As with recent Budgets, it is unlikely
that there will be any major surprises come April 17th. We will once
again be subject to a regurgitation of previously announced measures,
coming into effect for the 2002/03 Tax Year, and the announcement of
measures to be implemented over the following Tax Years.
This Chancellor has a liking for
announcing measures one, two or even three years in advance. The more
cynical amongst us may say that this tactic gives him dual benefits.
Firstly, he can repeat all the popular measures at every given
opportunity for maximum effect. Secondly, unpopular measures can be
announced so far in advance that we do not worry about them at the
time of the announcement and have forgotten about them by the time
they come into effect.
In his Pre-Budget Report last November
Gordon Brown announced the income tax allowances and National
Insurance bands and rates for 2002/2003. He also confirmed the
accelerated capital gains tax taper relief for business assets that he
had already announced in June. Recently, he announced the income tax
bands for next year together with the capital gains tax annual
exemption and the nil rate threshold for Inheritance tax.
For businesses, the Chancellor has said
in recent speeches that there will be no short-term lurches in policy
that may risk the long-term stability he is aiming for.
Among the measures already announced are:
A new research and development tax
credit for large firms;
£20 million to fund best practice initiatives in industry;
The forming in every region of the country locally based venture
capital funds - in Yorkshire, for example, this fund will be £25
In high unemployment areas, the abolition of stamp duty on all home
and business property transactions up to £150,000;
Helping with premises and business support through the £75 million
business incubation fund.
The Budget in April will be a Budget for
enterprise as well as for our public services.
It is accepted that the National Health
Service is in need of a massive injection of funding and the
government has been preparing us for the fact that we will have to pay
for it, as if we did not know! The question is how will this and other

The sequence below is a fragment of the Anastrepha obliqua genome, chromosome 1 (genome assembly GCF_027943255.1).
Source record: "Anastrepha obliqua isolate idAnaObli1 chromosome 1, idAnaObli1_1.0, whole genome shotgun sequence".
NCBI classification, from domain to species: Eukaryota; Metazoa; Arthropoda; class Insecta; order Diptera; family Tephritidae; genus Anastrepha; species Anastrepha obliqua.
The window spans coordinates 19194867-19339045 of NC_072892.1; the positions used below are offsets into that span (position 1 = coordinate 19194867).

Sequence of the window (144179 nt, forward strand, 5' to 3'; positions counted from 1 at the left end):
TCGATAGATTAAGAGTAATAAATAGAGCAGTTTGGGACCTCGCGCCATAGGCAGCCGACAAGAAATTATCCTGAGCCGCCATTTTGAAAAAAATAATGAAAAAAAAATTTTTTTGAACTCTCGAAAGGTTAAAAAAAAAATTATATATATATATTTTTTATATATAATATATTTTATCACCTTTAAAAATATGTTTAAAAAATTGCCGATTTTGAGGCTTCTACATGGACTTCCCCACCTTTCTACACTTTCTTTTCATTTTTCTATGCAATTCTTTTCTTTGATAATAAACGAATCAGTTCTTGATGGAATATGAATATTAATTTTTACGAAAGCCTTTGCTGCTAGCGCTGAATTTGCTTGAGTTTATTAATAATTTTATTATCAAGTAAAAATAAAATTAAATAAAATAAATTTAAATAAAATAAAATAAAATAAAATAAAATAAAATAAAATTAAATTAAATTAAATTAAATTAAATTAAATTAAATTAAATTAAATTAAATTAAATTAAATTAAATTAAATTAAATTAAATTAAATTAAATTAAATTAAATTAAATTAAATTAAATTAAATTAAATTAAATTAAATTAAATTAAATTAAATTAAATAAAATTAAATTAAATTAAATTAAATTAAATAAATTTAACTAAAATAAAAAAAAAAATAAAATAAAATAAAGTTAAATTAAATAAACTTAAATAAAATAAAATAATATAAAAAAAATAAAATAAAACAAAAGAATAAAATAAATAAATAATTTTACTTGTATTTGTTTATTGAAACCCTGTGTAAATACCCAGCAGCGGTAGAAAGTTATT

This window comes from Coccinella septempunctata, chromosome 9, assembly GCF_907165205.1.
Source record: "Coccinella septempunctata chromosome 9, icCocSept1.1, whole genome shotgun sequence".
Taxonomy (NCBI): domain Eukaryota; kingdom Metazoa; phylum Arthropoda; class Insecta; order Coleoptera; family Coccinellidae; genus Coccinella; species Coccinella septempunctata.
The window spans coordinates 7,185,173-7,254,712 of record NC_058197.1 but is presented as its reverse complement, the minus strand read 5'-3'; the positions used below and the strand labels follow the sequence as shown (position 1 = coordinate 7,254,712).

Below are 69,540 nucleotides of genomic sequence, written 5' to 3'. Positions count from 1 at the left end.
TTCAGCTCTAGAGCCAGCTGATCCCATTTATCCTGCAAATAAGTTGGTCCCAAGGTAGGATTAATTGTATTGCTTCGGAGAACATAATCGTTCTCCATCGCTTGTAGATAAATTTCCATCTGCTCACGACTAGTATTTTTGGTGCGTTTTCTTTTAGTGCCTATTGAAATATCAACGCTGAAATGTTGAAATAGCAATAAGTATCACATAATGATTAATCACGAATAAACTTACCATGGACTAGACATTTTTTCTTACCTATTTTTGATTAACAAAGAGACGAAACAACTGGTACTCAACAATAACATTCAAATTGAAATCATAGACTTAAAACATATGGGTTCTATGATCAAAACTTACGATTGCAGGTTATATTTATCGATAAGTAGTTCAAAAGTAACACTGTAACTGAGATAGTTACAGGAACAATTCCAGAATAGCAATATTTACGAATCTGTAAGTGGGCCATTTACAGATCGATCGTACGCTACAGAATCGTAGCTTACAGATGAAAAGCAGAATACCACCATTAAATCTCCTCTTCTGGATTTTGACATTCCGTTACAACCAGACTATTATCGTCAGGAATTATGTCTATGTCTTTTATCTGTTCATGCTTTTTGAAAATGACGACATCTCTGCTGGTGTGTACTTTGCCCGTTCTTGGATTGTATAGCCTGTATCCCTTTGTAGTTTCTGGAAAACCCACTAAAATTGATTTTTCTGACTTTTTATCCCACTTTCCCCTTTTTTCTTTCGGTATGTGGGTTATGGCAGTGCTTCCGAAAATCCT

initiatives be funded?
We can only speculate but there are some
Income tax: it seems unlikely that the
Chancellor will raise income tax rates in direct contradiction of the
government's election manifesto. However, he could increase income tax
revenue without increasing the tax rates, either by restricting the
value of allowances or by increasing the amount of earnings taxable at
the higher rate.
National Insurance: although it is
difficult to draw a distinction between National Insurance
contributions and income tax, Gordon Brown may be more inclined to
increase employee National Insurance contributions. His likely method
would be to increase or even remove the upper earnings limit for
Value Added Tax: with the UK's VAT rate
lower than the European average and the last increase more than 10
years ago, there is the possibility of a hike in the rate of tax or
the removal of certain exemptions.
Inheritance Tax: every year there is
speculation about changes in this area but there have been no major
changes for 15 years. The Chancellor could make it more difficult to
make lifetime gifts but it is unlikely that we will see any changes in
a tax which collects an insignificant amount of revenue for the
Stamp Duty: with no sustained signs of a
slow-down in house price increases, the Chancellor may consider a
further increase to rates of duty, especially on the more expensive
Petrol, tobacco and alcohol: the public
outcry over fuel prices seems to have died down so do not be surprised
to see the Chancellor taking the opportunity to add a few pence to the
price of a litre of fuel. Tobacco, as always, seems a likely target,
driving even more people over the Channel for their cheap cigarettes.
Alcohol seems likely to avoid any major increases again.
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